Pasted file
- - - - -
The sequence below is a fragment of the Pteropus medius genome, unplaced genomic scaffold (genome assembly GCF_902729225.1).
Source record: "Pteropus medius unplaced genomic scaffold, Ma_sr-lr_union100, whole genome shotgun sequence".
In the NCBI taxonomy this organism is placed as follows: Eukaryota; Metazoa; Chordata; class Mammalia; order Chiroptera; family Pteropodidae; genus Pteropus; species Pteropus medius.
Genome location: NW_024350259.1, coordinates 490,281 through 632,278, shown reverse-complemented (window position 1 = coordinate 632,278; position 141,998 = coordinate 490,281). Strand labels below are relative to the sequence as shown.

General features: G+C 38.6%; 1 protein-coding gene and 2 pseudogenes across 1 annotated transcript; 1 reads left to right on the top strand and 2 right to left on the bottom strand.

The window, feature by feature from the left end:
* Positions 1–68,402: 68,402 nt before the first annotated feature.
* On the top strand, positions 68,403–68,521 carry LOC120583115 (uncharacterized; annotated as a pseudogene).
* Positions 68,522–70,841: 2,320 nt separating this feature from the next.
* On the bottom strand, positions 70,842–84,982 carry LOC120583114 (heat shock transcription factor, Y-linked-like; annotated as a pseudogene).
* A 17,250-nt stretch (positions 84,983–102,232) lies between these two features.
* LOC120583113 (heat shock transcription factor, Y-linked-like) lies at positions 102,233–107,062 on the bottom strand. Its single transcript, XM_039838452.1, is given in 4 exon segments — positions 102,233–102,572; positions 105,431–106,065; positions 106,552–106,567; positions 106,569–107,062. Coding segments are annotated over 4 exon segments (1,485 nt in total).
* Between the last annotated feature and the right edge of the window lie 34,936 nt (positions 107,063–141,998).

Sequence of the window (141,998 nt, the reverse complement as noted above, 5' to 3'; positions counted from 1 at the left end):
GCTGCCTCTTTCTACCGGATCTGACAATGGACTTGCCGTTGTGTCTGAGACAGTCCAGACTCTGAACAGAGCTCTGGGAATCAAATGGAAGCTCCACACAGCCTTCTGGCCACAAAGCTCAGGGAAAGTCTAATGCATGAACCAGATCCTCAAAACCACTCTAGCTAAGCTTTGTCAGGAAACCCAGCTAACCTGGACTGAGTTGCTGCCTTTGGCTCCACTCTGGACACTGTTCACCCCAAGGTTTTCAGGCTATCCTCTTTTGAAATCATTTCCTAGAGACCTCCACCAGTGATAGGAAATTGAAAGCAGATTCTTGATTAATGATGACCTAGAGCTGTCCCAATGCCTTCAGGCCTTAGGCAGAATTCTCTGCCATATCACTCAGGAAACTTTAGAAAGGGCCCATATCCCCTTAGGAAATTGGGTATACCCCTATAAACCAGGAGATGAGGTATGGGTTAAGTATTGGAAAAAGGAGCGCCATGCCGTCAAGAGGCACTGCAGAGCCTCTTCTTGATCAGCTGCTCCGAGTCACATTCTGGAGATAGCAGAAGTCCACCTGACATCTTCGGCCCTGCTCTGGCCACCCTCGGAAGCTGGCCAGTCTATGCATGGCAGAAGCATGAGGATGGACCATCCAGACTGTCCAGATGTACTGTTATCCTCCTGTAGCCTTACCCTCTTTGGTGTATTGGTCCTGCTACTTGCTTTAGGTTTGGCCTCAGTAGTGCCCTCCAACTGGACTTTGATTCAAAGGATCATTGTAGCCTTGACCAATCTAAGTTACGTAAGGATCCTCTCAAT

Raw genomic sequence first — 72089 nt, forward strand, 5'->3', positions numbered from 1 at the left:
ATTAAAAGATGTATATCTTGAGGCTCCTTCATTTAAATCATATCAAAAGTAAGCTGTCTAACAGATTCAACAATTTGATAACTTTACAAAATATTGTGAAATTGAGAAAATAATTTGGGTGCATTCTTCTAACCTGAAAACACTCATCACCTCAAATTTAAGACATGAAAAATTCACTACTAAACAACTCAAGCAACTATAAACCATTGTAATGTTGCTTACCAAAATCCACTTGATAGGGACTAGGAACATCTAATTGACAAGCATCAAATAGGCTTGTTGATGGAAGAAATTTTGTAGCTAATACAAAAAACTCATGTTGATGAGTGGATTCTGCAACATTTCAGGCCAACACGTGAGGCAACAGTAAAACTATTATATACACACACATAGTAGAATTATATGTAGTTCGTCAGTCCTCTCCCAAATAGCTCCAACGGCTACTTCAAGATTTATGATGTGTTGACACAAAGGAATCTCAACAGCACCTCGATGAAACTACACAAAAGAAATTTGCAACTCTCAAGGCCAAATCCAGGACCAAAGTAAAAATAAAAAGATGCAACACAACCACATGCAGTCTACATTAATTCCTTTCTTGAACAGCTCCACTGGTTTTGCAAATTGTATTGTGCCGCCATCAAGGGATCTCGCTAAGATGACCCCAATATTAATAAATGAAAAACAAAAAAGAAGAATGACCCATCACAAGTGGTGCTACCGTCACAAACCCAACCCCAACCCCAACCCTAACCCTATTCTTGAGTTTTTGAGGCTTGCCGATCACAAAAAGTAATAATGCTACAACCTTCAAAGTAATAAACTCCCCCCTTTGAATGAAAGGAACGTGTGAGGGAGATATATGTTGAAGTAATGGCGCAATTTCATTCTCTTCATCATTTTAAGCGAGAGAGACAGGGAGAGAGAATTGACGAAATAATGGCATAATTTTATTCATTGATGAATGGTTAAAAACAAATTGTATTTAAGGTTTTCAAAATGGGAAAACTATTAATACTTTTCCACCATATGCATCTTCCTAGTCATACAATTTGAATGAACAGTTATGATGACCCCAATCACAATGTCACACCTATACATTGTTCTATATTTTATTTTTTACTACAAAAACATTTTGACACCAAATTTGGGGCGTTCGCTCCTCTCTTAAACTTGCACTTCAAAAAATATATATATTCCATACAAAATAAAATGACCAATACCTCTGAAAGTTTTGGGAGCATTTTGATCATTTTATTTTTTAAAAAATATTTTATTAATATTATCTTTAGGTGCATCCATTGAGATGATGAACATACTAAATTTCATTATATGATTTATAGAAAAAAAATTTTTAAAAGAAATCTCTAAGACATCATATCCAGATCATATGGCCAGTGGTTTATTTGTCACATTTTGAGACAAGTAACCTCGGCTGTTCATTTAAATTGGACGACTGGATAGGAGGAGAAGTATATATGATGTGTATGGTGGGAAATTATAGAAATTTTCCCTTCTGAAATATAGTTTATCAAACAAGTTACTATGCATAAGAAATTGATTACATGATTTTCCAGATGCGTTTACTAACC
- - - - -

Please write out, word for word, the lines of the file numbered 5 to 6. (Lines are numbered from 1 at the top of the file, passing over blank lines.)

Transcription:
General features: G+C 38.6%; 1 protein-coding gene and 2 pseudogenes across 1 annotated transcript; 1 reads left to right on the top strand and 2 right to left on the bottom strand.

The window, feature by feature from the left end: